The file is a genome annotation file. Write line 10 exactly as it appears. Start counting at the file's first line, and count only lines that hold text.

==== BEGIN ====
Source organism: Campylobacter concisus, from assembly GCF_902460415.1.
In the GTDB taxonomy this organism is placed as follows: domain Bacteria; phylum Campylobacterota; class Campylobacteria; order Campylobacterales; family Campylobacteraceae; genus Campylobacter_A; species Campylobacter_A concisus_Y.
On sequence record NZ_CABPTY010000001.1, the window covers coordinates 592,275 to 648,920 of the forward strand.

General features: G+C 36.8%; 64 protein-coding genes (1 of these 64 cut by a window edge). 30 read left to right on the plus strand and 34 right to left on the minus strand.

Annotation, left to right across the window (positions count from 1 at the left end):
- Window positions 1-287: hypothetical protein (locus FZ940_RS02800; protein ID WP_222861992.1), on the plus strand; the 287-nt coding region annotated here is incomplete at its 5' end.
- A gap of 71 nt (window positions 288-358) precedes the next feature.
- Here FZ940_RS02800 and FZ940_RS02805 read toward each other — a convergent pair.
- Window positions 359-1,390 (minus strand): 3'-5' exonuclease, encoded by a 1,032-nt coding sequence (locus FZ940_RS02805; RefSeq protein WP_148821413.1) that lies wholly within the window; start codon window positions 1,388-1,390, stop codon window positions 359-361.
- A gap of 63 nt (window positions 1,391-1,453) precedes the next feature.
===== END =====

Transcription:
- A gap of 63 nt (window positions 1,391-1,453) precedes the next feature.